The Movie Guru: Jennifer Garner delivers a killer performance in “Peppermint”
The Movie Guru
Hollywood, please make Jennifer Garner the new Liam Neeson.
Despite a name that seems to belong to a different, less interesting movie, “Peppermint” is exactly the kind of well-made, somewhat thoughtful action movie I’d love to see more of. I’d also love to see more action movies from Garner, who transitions from “Hollywood’s New Favorite Mom” to a killing machine that manages to be both surprisingly believable and utterly heartbreaking. The mom-with-a-vengeance storyline is done satisfyingly and well, but Garner could just as easily pull off any one of a dozen other action movie tropes that male actors have been pulling off for years.
Here, she’s a wife and mother whose husband and daughter are gunned down due to an unfortunate brush with criminal activity. When the system fails her and sets the gunmen free, she disappears for five years and returns as a brutally efficient killing machine that systematically tracks down and executes everyone who was involved in her family’s death. The cops and the FBI realize what’s happening and try to stop her, but it turns out that public opinion may be on her side.
The movie opens with a brutal, efficient, and faintly humorous fight that soon slides into the backstory of how Garner’s character got to be where she is. It’s absolutely heartbreaking to watch, thanks in large part to Garner’s performance. She’s fantastic with emotions, and watching her as a happy, loving, well-adjusted woman fills you with absolute dread because we’ve already seen the woman she collapses into. Garner traces that fall fearlessly, creating a believable, compelling thread between the happy wife and mother we see earlier and the deeply damaged killing machine we know now.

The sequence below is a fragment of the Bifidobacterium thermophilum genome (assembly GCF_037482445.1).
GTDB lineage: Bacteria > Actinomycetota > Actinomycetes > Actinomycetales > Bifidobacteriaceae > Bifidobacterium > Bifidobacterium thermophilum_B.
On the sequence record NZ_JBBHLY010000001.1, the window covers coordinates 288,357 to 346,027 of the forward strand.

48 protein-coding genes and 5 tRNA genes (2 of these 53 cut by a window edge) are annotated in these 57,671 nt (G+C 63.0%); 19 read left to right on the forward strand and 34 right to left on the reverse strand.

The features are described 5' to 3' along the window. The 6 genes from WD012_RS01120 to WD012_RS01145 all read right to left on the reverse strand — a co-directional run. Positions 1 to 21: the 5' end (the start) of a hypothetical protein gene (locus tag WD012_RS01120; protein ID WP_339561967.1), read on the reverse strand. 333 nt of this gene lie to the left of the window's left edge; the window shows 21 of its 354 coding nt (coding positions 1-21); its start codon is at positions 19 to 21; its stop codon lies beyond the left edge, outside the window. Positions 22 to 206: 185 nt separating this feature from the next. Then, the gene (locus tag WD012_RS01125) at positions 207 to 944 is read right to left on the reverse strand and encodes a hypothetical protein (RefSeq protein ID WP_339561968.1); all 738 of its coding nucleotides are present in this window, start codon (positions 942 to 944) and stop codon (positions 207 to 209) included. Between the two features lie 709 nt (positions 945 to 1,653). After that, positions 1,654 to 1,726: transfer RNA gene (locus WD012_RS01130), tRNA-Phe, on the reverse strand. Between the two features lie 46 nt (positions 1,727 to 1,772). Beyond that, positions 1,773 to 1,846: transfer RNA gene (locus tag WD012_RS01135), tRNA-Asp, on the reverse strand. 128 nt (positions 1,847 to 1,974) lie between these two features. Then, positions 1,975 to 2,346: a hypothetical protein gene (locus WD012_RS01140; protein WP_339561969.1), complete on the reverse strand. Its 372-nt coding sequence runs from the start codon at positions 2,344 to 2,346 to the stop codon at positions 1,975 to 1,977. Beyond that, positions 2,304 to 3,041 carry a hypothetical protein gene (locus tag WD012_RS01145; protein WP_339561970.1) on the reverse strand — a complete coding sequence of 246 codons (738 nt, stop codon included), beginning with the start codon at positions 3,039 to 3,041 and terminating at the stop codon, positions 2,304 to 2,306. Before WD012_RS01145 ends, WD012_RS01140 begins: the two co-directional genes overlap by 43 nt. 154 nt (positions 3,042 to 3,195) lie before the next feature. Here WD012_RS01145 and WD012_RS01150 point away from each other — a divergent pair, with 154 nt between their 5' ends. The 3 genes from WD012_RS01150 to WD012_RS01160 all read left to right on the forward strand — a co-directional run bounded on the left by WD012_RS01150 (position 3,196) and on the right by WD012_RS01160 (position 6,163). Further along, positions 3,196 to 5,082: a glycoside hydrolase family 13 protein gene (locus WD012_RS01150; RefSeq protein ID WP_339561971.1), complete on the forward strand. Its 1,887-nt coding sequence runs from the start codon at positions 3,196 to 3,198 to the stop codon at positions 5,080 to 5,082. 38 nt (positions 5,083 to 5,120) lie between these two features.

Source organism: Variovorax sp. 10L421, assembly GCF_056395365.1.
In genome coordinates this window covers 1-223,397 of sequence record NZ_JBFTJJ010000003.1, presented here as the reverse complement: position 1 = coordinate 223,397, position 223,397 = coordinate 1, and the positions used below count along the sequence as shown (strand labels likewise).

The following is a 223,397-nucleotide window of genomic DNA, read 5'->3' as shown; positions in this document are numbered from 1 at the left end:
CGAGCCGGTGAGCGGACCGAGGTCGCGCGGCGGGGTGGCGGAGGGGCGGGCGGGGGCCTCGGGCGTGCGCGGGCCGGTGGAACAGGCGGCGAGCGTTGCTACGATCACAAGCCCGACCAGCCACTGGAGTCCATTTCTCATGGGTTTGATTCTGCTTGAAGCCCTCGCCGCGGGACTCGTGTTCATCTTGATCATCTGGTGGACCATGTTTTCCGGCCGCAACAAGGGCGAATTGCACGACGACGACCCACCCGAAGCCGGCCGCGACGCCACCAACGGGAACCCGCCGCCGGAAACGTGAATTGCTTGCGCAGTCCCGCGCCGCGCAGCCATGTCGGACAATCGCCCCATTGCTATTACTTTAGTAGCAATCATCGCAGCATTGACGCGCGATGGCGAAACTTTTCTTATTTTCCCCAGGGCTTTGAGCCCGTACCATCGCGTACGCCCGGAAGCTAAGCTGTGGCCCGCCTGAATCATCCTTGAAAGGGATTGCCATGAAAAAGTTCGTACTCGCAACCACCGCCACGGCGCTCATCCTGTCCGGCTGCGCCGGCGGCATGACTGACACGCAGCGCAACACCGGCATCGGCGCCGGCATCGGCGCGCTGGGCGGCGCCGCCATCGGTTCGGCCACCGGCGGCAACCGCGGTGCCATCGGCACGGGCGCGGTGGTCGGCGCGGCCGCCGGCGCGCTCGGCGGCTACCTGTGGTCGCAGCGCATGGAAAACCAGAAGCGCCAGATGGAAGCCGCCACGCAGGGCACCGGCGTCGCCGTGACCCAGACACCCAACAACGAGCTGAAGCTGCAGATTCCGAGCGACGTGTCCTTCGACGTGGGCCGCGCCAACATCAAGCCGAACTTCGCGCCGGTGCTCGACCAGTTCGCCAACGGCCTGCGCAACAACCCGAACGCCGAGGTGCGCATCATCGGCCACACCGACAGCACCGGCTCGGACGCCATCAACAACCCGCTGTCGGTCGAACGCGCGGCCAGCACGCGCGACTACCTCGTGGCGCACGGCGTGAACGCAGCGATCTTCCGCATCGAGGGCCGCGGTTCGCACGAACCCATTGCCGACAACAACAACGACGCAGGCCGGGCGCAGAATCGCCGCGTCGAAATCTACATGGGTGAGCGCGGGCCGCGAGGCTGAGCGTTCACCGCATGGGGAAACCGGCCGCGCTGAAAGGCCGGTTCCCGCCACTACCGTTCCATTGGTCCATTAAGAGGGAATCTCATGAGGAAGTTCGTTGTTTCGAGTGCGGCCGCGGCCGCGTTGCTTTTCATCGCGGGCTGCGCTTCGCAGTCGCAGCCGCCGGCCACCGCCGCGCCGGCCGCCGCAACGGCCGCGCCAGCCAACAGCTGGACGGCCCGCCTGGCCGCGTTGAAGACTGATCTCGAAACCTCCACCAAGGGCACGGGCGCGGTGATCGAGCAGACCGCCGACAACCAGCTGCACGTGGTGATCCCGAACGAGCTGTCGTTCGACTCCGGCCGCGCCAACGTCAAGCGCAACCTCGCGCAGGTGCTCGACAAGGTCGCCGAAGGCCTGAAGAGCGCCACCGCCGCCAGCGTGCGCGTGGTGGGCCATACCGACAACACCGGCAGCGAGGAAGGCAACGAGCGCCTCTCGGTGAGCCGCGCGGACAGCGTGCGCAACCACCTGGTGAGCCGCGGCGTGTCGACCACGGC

Conveniently, the movie also delivers killer action scenes. The choreography is fantastic, the set-ups are clever, and all of it strikes the balance between relative realism and visual interest. She falls, bleeds and gets thrown around a lot, but she’s also intelligent, incredibly tough, and obsessively focused. She uses their expectations against them multiple times, creating an enemy that they never seem to see coming. That’s bad for them, but deeply entertaining for those of us in the audience.
Director Pierre Morel plays with a few audience expectations as well, from the opening scene to the characterization of some of the supporting cast. There’s nothing revolutionary here, but the kind of craftsmanship Morel and screenwriter Chad St. John pour into “Peppermint” is hardly a given in the action movie genre.
There’s also a low-key but very real sense of humor. Garner gets a few killer lines, and she delivers every one of them beautifully. The best comes in a scene featuring one of her mortal enemies from her life as a suburban mom, a darkly hilarious moment that anyone who’s had to deal with the PTA will understand on a deep level.
Now I want to see Garner as a former Marine who needs to rescue her kidnapped daughter, or a cop who teams up with a streetwise grifter to take down the mob. “Peppermint” is great (except for that title), and it makes me want more.
Jenniffer Wardell is an award-winning movie critic and member of the Denver Film Critics Society. Find her on Twitter at @wardellwriter or drop her a line at firstname.lastname@example.org.
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